Referring back to FIG. 1B, tasks of FORK (R1, Q1), namely, S1, P1 ; S2,P2 ;...;S7,P7, are distributed to processors as explained above. It may occur, however, that there are not enough processors available to each take on one of the seven tasks. Let it be assumed, for example, that only four processors are available to take on the seven tasks. Therefore, assume that four tasks have been distributed and none are complete. The FSW values in FSW register 301 are now as seen in FIG. 2D. It is to be assumed further that one of the processors to which a task was distributed has reached the end of its task. For example, and referring to FIG. 1A, it is assumed that the processor to which task S2,P2 has been assigned has reached the End instruction seen at 14. Referring to FIG. 5, when an End instruction is decoded, line 27a becomes active to activate line 233. Line 233 gates the N3 field and the processor I.D. to the control apparatus of FIG. 6. The N3 field enters the selection apparatus and is decoded to the proper FSW register of the control apparatus so that line 27a is gated to the proper FSW. Referring to FIG. 4, line 27a, having been gated to the proper FSW register, such as 301, is seen as 27b and causes decrementing apparatus 28a to decrement the N2 field by one, inasmuch as the accessing processor has just completed a task. After a suitable delay, line 27b gates the N2 field to zero test apparatus 30a , where it is tested for zero. If this were the final task to be completed, line 34a would be activated to initiate the ending procedure to be taken by the processor which is the last processor to finish a task associated with a given FSW. For now, it is assumed that N2 is not decremented to zero, but is decremented to the value six, as explained above. Therefore, the not-zero output of the zero test apparatus 30a , namely line 32a , gates the N1 field to zero tester 49a via outgate 307. Since N1 is presently three, as seen from FIG. 2D, the nonzero output 53a will gate the value of S and P over buses 201 and 203, respectively, to the accessing processor. Although not shown, it is evident that the I.D. present in register 313 can be used as a steering gate to distribute the S and P fields to the proper accessing processor. After a sufficient delay, line 53c will cause decrementers 323 and 325 to decrement the S and P fields by one; and line 53c will gate the N1 field to zero test apparatus 55a to determine whether the task just distributed was the last task. If it were the last task, the zero output 57a would shift down the sub-queue and if the FSW queue is empty will shift down all registers in order to enter a new FSW from the FSW queue into the FSW register to begin operation. However, in this case N1 will be decremented to two, the number seen from FIG. 2D; and so the nonzero output, namely 71a, will activate the processor enable signal to the accessing processor to signal it to begin processing the new task indicated by the pointers S and P which were just gated to that processor. Thus, action continues with tasks being distributed and ended as has just been explained.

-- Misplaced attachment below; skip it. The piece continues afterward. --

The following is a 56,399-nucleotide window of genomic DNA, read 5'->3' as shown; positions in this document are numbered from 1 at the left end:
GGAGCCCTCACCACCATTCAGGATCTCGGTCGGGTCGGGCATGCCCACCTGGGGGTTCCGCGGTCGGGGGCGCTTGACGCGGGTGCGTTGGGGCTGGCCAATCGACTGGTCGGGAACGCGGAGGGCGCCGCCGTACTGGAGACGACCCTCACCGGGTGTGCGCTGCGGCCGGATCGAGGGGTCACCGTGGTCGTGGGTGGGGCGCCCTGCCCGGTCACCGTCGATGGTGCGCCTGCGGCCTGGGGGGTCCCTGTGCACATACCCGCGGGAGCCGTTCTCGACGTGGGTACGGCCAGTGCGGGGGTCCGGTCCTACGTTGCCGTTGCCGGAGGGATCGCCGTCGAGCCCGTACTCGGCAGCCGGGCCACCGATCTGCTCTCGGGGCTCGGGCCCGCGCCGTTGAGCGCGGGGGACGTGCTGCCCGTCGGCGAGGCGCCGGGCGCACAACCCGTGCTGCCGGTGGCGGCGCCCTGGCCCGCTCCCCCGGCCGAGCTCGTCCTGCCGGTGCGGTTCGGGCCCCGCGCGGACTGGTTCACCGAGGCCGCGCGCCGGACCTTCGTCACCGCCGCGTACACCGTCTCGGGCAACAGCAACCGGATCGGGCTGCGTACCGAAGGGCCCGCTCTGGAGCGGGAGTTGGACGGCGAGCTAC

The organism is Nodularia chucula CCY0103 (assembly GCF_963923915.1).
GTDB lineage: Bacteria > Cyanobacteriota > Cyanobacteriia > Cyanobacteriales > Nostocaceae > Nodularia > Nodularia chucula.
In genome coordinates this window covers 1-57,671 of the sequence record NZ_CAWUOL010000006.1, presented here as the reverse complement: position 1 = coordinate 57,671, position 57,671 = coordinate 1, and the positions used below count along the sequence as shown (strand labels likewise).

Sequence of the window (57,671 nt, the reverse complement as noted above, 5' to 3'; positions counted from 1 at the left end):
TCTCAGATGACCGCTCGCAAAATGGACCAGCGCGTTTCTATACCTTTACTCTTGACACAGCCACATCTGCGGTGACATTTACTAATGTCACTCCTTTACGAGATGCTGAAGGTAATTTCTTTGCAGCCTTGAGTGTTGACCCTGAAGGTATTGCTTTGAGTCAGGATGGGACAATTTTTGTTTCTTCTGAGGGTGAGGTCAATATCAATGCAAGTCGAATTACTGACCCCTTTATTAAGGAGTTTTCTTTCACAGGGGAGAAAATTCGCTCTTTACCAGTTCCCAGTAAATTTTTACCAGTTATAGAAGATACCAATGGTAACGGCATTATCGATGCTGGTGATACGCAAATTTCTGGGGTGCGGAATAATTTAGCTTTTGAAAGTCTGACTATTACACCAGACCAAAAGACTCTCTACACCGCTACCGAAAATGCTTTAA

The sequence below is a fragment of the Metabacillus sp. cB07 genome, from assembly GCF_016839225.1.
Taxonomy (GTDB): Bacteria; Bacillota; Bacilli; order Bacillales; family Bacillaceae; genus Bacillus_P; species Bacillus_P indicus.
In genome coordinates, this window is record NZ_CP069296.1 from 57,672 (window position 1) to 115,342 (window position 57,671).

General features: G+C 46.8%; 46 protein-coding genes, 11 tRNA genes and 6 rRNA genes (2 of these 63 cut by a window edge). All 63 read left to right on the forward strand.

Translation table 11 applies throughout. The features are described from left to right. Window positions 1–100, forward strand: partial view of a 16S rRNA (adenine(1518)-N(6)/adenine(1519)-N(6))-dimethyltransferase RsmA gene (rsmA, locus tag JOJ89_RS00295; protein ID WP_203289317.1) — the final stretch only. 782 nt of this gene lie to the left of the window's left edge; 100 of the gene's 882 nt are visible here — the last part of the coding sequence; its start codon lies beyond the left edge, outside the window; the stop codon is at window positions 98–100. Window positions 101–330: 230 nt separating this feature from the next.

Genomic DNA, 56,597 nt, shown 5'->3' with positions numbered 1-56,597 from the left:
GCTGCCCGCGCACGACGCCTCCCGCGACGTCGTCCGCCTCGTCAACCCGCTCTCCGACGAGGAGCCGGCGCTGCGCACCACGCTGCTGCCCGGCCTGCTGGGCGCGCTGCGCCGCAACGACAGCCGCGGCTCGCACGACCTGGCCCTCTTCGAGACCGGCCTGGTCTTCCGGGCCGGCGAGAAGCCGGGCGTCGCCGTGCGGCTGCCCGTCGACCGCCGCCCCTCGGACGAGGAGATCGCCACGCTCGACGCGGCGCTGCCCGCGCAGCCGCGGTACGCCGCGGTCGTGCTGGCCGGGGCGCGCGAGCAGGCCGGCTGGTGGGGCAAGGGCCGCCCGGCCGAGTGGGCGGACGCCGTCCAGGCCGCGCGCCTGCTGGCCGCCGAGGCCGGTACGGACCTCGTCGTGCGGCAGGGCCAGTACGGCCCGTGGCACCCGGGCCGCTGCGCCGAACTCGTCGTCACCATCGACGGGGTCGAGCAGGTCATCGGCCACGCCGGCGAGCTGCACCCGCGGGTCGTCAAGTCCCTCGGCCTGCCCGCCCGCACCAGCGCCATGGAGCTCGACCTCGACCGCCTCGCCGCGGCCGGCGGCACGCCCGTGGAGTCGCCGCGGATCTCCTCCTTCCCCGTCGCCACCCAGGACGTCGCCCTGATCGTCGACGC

JOIN AND FORK-WITHIN-FORK OPERATION